Howdy guys and girls today we are looking at Witch Spring 3, a new title for the Nintendo Switch from the developers KiwiWalks. Witch Spring 3 is the first title in the series to make its way to console, with earlier titles in the series being available on Android and iOS. With that said let’s see how its first outing on console plays!
Witch Spring sees you take on the role of a young witch by the name of Eirudy as she tries to bring dolls to life and grant them the ability to communicate in an attempt to make a friend. Over the course of the game Eirudy will meet other cast members and allies, as she journeys around Derkarr to achieve the goal and uncover the secrets of the land.
I found myself enjoying the story and watching the lonely witch slowly make friends and pursue her dream of bringing her dolls to life after a living a life of seclusion and fear. It’s interesting to watch the character grow and begin to trust those that she meets. An added bonus, as someone who hasn’t played the previous titles, it’s nice to see that I don’t find myself lost in the story. Like me, many newcomers to the console version should be able to enjoy the title without playing the series previous entries.
The art style of Witch Spring leans on the visual novel aspect, but there are some in game scenes with interesting character designs that can be both adorable and intimidating. With that said it is a little rough around the edges, and it’s very easy to see that it was intended for mobile, but its far from the worst looking title I’ve seen on a Switch.
The Sound work in Witch Spring does a good job of setting the mood for each of the different areas you find yourself visiting, and is overall rather pleasant on the ears. Every aspect of the sound design works well for the title, be it when exploring exploring or partaking in battle
Gameplay in the title is somewhat a mix between growth management and typical JRPG elements. The former being the way you get stronger and facilitate the growth on your characters stats or improve the allies (dolls), while the latter covers the basics of battle and exploration.
Your stats don’t increase via the normal level system that that you see in most JRPG, instead crafted items or preforming certain actions increase your stats by a small amount. On top of this you can also train in various activities that increases certain stats by a percentage, however this can’t be done at will and will require the passage of time or completion of goals/objectives in order to earn part of a training attempt. While I do like the way this is handled it can feel like a bit more of a grind than your typical levelling session, especially if you hit a wall and there’s a fair few wall sized monsters out there wanting a small witchy snack.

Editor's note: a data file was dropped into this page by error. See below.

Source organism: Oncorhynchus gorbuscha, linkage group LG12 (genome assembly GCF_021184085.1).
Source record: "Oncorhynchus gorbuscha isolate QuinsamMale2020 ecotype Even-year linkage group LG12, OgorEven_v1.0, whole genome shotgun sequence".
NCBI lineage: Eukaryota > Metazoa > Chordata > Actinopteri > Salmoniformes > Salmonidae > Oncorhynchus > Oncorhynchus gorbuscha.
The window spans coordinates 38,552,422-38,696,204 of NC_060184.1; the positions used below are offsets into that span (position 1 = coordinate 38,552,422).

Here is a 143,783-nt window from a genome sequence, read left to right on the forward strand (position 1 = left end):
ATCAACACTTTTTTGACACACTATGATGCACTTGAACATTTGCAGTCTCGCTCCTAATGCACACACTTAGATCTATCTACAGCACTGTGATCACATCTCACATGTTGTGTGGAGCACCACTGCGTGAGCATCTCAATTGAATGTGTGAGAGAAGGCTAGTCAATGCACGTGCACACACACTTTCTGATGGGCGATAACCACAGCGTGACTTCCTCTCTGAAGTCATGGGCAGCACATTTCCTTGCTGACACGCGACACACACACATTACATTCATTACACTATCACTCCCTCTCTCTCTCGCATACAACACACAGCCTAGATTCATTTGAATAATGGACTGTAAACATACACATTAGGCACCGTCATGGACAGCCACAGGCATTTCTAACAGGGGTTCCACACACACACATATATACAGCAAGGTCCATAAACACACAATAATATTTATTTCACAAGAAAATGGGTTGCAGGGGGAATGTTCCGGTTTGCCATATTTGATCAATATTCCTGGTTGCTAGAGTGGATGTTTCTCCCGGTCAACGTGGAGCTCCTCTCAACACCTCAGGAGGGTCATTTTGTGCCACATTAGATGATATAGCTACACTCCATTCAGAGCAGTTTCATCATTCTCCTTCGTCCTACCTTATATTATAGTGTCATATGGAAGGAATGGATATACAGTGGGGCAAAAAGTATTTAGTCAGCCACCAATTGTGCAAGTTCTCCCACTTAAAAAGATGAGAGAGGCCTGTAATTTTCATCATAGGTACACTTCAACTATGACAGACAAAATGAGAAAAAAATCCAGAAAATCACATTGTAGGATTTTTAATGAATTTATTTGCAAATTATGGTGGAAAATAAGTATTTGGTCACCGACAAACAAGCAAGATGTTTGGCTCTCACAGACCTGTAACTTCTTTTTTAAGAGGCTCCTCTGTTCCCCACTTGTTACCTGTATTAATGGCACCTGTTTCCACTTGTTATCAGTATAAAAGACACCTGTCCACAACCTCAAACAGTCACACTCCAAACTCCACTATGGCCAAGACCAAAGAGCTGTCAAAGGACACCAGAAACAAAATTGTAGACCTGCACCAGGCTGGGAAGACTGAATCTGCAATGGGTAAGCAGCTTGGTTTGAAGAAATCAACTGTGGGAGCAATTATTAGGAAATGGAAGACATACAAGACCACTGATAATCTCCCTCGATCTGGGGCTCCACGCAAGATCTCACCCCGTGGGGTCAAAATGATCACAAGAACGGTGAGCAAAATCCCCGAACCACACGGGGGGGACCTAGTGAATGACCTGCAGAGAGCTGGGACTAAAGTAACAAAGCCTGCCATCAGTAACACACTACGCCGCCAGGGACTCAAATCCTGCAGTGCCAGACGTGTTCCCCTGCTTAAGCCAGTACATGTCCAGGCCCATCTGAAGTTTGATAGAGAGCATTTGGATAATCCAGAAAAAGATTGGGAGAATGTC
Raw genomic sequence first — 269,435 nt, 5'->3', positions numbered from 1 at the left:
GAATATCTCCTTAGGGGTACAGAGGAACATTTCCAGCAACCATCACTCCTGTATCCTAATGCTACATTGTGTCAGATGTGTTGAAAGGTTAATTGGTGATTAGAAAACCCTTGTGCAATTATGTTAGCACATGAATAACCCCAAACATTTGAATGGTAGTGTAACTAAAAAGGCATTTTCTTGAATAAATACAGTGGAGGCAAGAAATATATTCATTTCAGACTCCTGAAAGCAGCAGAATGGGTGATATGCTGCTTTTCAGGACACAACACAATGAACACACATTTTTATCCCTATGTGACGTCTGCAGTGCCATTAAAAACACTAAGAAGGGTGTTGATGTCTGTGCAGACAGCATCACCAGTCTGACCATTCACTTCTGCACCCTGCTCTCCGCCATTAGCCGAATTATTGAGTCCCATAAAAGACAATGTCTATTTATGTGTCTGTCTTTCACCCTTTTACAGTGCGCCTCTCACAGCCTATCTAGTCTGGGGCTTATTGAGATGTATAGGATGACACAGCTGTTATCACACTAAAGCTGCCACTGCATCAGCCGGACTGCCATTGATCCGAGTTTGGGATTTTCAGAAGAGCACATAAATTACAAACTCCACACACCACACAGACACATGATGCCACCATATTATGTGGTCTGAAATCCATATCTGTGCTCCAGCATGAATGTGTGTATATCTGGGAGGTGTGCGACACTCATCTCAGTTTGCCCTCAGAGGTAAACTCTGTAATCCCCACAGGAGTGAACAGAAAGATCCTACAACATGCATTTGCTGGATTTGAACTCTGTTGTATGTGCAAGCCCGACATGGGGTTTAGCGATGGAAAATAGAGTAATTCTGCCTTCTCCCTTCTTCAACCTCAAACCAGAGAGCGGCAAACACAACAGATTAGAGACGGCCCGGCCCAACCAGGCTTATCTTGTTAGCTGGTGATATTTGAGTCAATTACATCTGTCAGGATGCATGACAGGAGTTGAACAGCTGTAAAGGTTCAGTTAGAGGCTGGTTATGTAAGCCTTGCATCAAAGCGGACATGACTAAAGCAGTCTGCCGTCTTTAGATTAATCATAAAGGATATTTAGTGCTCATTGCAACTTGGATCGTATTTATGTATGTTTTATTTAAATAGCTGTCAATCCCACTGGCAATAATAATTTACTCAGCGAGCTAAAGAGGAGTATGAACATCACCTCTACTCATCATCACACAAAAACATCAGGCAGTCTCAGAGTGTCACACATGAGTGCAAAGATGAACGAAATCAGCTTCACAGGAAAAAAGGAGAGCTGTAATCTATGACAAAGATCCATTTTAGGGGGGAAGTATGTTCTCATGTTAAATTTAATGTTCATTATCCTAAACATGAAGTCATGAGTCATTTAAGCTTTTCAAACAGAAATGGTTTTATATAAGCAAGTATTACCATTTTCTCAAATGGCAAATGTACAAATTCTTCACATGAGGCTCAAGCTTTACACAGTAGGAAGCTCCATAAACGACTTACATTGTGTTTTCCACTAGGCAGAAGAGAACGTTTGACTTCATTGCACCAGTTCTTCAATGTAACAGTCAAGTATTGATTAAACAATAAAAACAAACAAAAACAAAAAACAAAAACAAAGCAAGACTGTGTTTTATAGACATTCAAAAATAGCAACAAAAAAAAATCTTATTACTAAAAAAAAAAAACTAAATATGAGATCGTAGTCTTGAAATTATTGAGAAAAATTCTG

For the most part the rest of the game is fairly straight forward, as an RPG you will explore the world gathering items and slaying foes in turn based combat using magic and sword attacks, as well as summoning your dolls for aid. For most RPG fans this will be quickly mastered while newcomers should also quickly get to grips with it.
In terms of enjoyability, for the first part of the game I found things a bit to slow, at least with exploration. This was remedied once I acquired my first mount and blitzed through areas for the purpose of item gathering or progression, at this point I also had access to more dolls and objectives giving me more to do and achieve.
With that said after the first hour or so I found myself progressing a lot faster, be that by facilitating my characters stat growth or progressing the story. To be fair however there was a hefty amount of trial and error in that, as I fell to large monsters scattered throughout the world. This in hindsight could have been avoided with some common sense on my part, however the allure of the best items saw me challenge them nonetheless
Overall Witch Spring 3 has been a surprisingly enjoyable title, to the point I wouldn’t mind seeing the developers other entries make its way to the switch. However failing that they are available on mobile. Despite my initial thoughts as the game was a bit of a slow burner, once past that it quickly opened up into an interesting adventure that kept me interested and gunning for the Witches happiness. Just about gets away with being a mobile port to Switch, but anyone that can look beyond that will find plenty to enjoy.
One you look past the mobile port aspect of the game, there’s a hearty adventure to be had on the go.
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